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Feb 22, 2024, 6:43 PM

Alpha channels with GIMP

This is a discussion for the topic Alpha channels with GIMP on the board NFS:HS Workshop.

Author Topic: Alpha channels with GIMP  (Read 35850 times)

5 Replies on Alpha channels with GIMP
on: Feb 13, 2012, 1:48 PM
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Thanks to AJ_Lethal for this tutorial! I'll post it over here to make sure it won't get lost.
(download off-line tutorial here - click on the icon, then "download")

 NFSHS (and NFS3) car textures (car00.tga) do have something called "alpha channel", which tells the game what kind of colors are assignated for the car. To edit them, people usually has Photoshop or Paint Shop Pro to do the job, but if you are broke (and want to stay legal), there's a third way: GIMP.

 GIMP is basically the freeware alternative to Photoshop, with some interesting features. But when it comes to editing alpha channels, it could be a royal PITA to accomplish the task. Luckly, I figured it out and I'm going to tell you how to do it.

    Step 1: Meeting GIMP and asking her out
    The first time you fire up GIMP, it would look like this:

    • Toolbox: This is the place where are located the painting and selection tools, mostly. The foreground/background color selection is also in there.
    • Tool Options: Here you can adjust the selected tool parameters.
    • Layers/Channels/Paths Undo: Here you will see the images layers for edition. Were are going to focus only on the Layers and Undo (in case you screw up).
    • Brushes/Patterns/Gradients: IMO these are redundant, since they can be setted up from their respective tools. In fact, the only use I found for them was adding/editting brushes, but we won't make that kind of stuff in here right now.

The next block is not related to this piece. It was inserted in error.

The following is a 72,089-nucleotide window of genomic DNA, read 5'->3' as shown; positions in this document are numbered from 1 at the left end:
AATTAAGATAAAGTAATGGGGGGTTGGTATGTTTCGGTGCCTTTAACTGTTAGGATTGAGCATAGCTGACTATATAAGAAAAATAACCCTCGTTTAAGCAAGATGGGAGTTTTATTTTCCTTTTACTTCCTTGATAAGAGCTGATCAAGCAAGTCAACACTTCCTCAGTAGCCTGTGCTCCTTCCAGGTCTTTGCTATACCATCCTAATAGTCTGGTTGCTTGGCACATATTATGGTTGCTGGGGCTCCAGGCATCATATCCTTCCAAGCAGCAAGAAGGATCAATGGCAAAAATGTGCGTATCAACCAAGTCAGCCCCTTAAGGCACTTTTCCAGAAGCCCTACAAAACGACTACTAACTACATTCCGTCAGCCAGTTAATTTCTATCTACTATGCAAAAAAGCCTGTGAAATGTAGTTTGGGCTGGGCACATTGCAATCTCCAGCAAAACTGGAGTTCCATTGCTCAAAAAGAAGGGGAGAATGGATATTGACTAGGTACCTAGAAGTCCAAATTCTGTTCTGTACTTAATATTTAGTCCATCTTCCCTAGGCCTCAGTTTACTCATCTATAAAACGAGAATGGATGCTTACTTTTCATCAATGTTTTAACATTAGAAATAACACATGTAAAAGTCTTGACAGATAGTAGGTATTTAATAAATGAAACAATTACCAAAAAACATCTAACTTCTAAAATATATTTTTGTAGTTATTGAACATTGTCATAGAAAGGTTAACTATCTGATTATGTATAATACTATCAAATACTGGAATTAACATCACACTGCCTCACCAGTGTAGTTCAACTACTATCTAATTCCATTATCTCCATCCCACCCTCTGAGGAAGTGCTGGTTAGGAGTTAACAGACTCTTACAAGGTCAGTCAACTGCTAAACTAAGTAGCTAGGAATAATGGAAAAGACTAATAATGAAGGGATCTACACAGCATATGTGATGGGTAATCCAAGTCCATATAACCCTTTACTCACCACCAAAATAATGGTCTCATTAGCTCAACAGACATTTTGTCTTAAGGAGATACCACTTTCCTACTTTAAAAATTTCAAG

The toolbars can be customized to your liking, but we're going to use the default layout for this tutorial.

    Step 2: Let's put the channel together
    At this point, I will assume you will have your shiny new texture map ready for this. But you don't want to risk your precious job in case you screw up, right? Well, I packed a testing texture map file (test.bmp) attached to this tutorial in here.

     The map as you see, is weird (since it's a testing map, don't try to figure out it's sense, otherwise you will end up in a psych ward for the rest of your life)

     Alright, let's put our hands to work.

    • Go to File > Open (or Ctrl+O, if you regonize the keyboard as the supreme speed king) and look for the "test.bmp" file. Open it (duh).   Your GIMP screen will look like this:

    • Go to the the layers panel and right click the current layer we're working on (Background) and select "Add Layer Mask...". In the following dialog, under the "Initialize Layer Mask to:" section,  select "White (full opacity)"and hit OK. The layer window will change to this:

    The image thumbnail's clone next to the original image thumbnail's, is the mask layer. When you create (or import) one, GIMP will automatically switch to it, so you can start to work on it right away. When you work on the mask layer, the layer's thumbnail corresponding to the mask layer will have a white outline (well, currently we can't tell that at first glance since the mask is currently white, lol), and the same applies if you work on the image itself. Now click the image's thumbnail to work on the image, we need to select the areas for the colors.